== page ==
A Weight on the Chest

Oxnard High School students talk about the lack of knowledge on breast cancer awareness

“My grandma had breast cancer. Thankfully, I didn’t lose her,” said Oxnard High School senior Robby Gutierrez. The news of a relative being diagnosed with breast cancer is a reality many families and individuals face. According to breastcancer.org, one in eight women in the United States will be develop breast cancer.


The same source stated that breast cancer is the abnormal growth of cells in breast tissue. A cell may continue to divide causing there to be a vast amount of the same cell that develops into a tumor.


Cancer.org reported that early detection of breast cancer may be difficult as some women may not have symptoms at all. One of the most telling signs to watch out for are lumps in the breast tissue that feel irregular, hard, and painful.


If an individual does feel a lump they are worried about, medical assistance should be seeked. Additional tests may be done after examination of the breast tissue lump. They include mammograms, breast ultrasounds, Magnetic Resonance Imaging (MRI), ductogram, and a biopsy.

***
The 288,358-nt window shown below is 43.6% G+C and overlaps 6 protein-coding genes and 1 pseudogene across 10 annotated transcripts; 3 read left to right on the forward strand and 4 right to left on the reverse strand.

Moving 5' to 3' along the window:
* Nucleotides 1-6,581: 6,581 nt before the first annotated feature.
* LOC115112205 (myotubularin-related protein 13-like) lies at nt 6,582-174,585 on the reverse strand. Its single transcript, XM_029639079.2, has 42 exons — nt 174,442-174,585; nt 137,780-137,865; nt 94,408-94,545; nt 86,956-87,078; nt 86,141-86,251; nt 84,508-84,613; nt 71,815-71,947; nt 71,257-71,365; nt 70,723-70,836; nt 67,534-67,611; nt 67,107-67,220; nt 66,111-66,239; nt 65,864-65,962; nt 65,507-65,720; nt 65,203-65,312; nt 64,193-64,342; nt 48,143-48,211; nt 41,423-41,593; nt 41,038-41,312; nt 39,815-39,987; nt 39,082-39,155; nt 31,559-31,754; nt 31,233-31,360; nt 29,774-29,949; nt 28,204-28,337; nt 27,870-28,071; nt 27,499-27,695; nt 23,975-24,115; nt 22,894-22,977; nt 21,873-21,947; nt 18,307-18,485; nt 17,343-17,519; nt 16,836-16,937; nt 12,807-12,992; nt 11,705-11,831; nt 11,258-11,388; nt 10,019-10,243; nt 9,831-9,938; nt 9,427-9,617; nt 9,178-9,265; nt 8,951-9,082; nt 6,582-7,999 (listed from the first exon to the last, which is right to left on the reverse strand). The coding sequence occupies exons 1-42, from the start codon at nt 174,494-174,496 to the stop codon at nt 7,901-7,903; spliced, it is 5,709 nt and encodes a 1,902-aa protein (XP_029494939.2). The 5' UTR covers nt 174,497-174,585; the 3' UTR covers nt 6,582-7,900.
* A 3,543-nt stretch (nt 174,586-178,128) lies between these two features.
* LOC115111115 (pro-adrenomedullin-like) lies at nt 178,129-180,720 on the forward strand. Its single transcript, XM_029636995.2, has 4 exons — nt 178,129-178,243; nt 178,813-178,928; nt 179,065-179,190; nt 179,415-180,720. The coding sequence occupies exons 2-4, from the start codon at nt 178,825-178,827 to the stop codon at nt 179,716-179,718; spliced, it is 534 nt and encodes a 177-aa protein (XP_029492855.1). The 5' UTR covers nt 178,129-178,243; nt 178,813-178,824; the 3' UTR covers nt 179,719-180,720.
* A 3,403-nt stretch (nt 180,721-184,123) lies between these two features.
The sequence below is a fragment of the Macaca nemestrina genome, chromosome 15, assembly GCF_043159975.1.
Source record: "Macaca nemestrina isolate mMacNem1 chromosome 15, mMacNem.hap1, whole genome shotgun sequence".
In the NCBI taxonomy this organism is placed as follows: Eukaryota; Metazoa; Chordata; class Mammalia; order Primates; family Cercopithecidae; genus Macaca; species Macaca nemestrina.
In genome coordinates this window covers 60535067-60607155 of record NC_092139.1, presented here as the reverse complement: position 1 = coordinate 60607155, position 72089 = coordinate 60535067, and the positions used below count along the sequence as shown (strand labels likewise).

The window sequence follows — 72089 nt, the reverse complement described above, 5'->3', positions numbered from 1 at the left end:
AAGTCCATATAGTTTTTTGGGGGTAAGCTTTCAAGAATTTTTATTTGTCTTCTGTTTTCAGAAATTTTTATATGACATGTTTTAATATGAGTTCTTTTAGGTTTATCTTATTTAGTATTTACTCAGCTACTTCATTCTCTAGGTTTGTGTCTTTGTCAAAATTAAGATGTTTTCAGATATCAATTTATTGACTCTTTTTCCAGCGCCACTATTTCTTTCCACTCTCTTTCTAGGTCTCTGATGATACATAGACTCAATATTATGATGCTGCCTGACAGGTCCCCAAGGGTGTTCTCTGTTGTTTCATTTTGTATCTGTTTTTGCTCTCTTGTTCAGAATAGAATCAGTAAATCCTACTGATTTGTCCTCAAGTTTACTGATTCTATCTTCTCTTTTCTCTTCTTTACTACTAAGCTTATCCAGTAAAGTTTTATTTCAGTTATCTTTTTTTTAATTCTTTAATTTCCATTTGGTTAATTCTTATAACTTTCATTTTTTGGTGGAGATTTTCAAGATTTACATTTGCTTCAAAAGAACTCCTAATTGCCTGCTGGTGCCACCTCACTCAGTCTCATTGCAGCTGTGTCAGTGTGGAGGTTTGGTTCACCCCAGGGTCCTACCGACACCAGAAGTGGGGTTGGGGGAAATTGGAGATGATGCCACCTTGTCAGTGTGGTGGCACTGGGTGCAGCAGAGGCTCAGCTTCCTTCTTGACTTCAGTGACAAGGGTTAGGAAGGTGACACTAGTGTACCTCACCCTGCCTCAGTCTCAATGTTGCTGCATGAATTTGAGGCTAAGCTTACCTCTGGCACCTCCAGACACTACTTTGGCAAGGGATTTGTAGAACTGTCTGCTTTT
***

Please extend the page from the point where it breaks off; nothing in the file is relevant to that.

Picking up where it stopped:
Self breast exams are commonly suggested to people, but no one actually takes the time to perform one on themselves. OHS senior Ashley San Jose said, “In school you learn about it. You should check for lumps in your breast. Personally, I never do.”


OHS senior Hannah Quiroz is on the same page as San Jose with self examinations. Quiroz stated, “No I do not [do self examinations]. I’m not exactly sure how to do it and that’s why I feel there should be more awareness of early signs and checking.”


A study done by BioMedCentral found that high school girls know little about breast cancer risk factors, as well as how to conduct a breast self-examination. The study concluded that girls need more information about breast cancer either through school or programs.


Informing young adults about self-examinations and early detections of breast cancer is beneficial to their health.